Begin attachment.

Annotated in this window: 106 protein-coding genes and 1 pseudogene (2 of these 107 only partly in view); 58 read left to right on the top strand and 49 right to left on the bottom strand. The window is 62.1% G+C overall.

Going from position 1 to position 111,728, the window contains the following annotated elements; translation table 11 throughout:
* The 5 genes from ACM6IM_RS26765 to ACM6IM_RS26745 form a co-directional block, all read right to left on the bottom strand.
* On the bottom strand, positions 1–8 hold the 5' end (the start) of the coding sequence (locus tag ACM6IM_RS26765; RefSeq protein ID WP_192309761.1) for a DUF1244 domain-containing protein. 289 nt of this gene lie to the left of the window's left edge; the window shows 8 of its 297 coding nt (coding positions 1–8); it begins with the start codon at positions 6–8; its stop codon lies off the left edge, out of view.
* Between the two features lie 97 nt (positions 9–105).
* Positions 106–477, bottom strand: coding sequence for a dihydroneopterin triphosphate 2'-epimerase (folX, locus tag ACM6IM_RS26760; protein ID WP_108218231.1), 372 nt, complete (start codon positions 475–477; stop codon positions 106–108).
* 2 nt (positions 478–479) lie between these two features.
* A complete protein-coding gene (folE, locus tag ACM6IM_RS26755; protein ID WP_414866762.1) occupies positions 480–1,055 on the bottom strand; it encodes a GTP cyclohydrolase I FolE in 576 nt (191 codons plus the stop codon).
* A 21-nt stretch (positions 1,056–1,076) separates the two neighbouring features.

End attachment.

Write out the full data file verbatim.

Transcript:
Annotated in this window: 106 protein-coding genes and 1 pseudogene (2 of these 107 only partly in view); 58 read left to right on the top strand and 49 right to left on the bottom strand. The window is 62.1% G+C overall.

Going from position 1 to position 111,728, the window contains the following annotated elements; translation table 11 throughout:
* The 5 genes from ACM6IM_RS26765 to ACM6IM_RS26745 form a co-directional block, all read right to left on the bottom strand.
* On the bottom strand, positions 1–8 hold the 5' end (the start) of the coding sequence (locus tag ACM6IM_RS26765; RefSeq protein ID WP_192309761.1) for a DUF1244 domain-containing protein. 289 nt of this gene lie to the left of the window's left edge; the window shows 8 of its 297 coding nt (coding positions 1–8); it begins with the start codon at positions 6–8; its stop codon lies off the left edge, out of view.
* Between the two features lie 97 nt (positions 9–105).
* Positions 106–477, bottom strand: coding sequence for a dihydroneopterin triphosphate 2'-epimerase (folX, locus tag ACM6IM_RS26760; protein ID WP_108218231.1), 372 nt, complete (start codon positions 475–477; stop codon positions 106–108).
* 2 nt (positions 478–479) lie between these two features.
* A complete protein-coding gene (folE, locus tag ACM6IM_RS26755; protein ID WP_414866762.1) occupies positions 480–1,055 on the bottom strand; it encodes a GTP cyclohydrolase I FolE in 576 nt (191 codons plus the stop codon).
* A 21-nt stretch (positions 1,056–1,076) separates the two neighbouring features.